Pharmaceutical Biology, Pharmacenter, University of Basel, Basel, Switzerland.
University of Zurich, Department of Systematic and Evolutionary Botany, Zürich, Switzerland.
Division of Organic Farming, Department of Sustainable Agricultural Systems, University of Natural Resources and Life Sciences (BOKU), Vienna, Austria.
Farm Animal Behaviour and Husbandry Section, University of Kassel, Kassel, Germany.
Unit of Phytopharmacy and Natural Product Research, Institute of Chemistry and Biotechnology, Zurich University of Applied Sciences, Wädenswil, Switzerland.
Department of Livestock Science, Research Institute of Organic Agriculture, Ackerstrasse 113, Postfach, CH-5070, Frick, Switzerland.
Pharmaceutical Biology, Pharmacenter, University of Basel, Basel, Switzerland. Electronic address: email@example.com.
Department of Livestock Science, Research Institute of Organic Agriculture, Ackerstrasse 113, Postfach, CH-5070, Frick, Switzerland. Electronic address: firstname.lastname@example.org.
In the pre-antibiotic era, a broad spectrum of medicinal plants was used to treat livestock. This knowledge was neglected in European veterinary medicine for decades but kept alive by farmers. Emergence of multidrug resistant bacterial strains requires a severely restricted use of antibiotics in veterinary medicine. We conducted a survey on the ethnoveterinary knowledge of farmers in the bilingual (French and German speaking) Western region of Switzerland, namely the cantons of Fribourg, Neuchâtel and Jura, and in the French speaking part of the canton of Bern.
AIM OF THE STUDY:
To find out whether differences exist in plants used by farmers in French speaking and bilingual regions of Switzerland as compared to our earlier studies conducted in Switzerland. Additional focus was on plants that are used in diseases which commonly are treated with antimicrobials, on plants used in skin afflictions, and on plants used in animal species such as horses, for which the range of veterinary medicinal products is limited.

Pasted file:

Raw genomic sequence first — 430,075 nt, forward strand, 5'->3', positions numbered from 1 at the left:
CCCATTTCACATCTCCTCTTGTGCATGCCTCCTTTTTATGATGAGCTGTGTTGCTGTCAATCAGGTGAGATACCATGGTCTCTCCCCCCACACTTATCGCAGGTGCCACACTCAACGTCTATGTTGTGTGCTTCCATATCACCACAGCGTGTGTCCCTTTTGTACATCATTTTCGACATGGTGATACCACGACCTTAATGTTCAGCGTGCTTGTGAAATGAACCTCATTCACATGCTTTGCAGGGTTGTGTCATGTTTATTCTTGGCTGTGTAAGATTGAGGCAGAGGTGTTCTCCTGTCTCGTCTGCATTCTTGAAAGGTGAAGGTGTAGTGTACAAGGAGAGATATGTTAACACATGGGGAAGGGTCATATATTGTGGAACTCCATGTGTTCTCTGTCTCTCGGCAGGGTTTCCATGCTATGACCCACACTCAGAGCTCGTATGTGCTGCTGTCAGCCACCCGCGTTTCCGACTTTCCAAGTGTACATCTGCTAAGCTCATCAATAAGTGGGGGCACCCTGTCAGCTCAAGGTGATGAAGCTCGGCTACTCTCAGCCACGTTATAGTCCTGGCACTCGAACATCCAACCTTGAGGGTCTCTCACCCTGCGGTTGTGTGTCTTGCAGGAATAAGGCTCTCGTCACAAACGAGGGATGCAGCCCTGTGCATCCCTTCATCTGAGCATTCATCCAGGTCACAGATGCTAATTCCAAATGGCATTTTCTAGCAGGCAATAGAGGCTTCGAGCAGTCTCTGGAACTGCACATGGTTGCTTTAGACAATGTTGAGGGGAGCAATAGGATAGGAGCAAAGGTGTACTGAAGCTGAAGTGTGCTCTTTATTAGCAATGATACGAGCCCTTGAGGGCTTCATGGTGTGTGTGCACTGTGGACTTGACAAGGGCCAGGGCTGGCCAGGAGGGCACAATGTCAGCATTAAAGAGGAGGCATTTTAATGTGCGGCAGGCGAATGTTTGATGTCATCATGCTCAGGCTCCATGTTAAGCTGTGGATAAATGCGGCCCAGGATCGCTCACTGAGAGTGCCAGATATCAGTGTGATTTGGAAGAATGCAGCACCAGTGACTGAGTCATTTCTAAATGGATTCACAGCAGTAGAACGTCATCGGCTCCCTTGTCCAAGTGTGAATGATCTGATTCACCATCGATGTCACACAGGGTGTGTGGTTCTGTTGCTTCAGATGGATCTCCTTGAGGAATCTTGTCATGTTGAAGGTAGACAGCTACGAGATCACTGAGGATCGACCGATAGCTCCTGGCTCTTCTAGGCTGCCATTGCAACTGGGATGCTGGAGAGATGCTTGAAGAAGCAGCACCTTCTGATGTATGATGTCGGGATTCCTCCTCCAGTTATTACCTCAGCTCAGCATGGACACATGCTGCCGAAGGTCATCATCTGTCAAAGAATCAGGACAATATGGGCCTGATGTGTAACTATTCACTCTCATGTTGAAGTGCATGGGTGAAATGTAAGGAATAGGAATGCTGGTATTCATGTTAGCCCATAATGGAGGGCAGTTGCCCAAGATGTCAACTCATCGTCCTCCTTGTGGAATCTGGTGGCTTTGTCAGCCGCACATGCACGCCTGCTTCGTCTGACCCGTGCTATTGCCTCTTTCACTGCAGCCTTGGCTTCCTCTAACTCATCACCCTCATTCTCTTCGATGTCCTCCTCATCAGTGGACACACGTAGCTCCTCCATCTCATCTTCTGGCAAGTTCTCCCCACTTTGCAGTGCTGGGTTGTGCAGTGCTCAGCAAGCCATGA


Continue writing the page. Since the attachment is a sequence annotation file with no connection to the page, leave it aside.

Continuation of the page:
MATERIAL AND METHODS:
We conducted in 2015 semistructured interviews with 62 dialog partners, mainly cattle keeping farmers but also 18 horse keeping farmers. Of these, 41 were native French (FNS) and 21 native German speakers (GNS). Detailed information about homemade herbal remedies (plant species, plant part, manufacturing process) and the corresponding use reports (target animal species, category of use, route of administration, dosage, source of knowledge, frequency of use, last time of use and farmers satisfaction) were collected.
A total of 345 homemade remedies were reported, of which 240 contained only one plant species (Homemade Single Species Herbal Remedy Reports; HSHR). A total of 289 use reports (UR) were mentioned for the 240 HSHR, and they comprised 77 plant species belonging to 41 botanical families. Of these, 35 plant species were solely reported from FNS, 20 from GNS, and 22 from both. Taking into account earlier ethnoveterinary studies conducted in Switzerland only 10 (FNS) and 6 (GNS) plant species connected with 7% of FNS and GNS UR respectively were "unique" to the respective language group. The majority of the UR (219) was for treatment of cattle, while 38 UR were intended to treat horses. The most UR were for treatment of gastrointestinal and skin diseases. The most frequently mentioned plants were Linum usitatissimum L., Coffea L., Matricaria chamomilla L., Camellia sinensis (L.) Kuntze, and Quercus robur L. for gastrointestinal diseases, and Calendula officinalis L., Hypericum perforatum L. and Sanicula europaea L. for skin afflictions.
No clear differences were found between the medicinal plants used by French native speakers and German native speakers. Several of the reported plants seem to be justified to widen the spectrum of veterinary therapeutic options in gastrointestinal and dermatological disorders in cattle and horses, and to reduce, at least to a certain degree, the need for antibiotic treatments. Our findings may help to strengthen the role of medicinal plants in veterinary research and practice, and to consider them as a further measure in official strategies for lowering the use of antibiotics.
Copyright © 2019. Published by Elsevier B.V.
Antimicrobial; Ethnoveterinary medicine; French speaking swiss regions (Fribourg; Jura; Jura bernois); Livestock diseases; Medicinal plants; Neuchâtel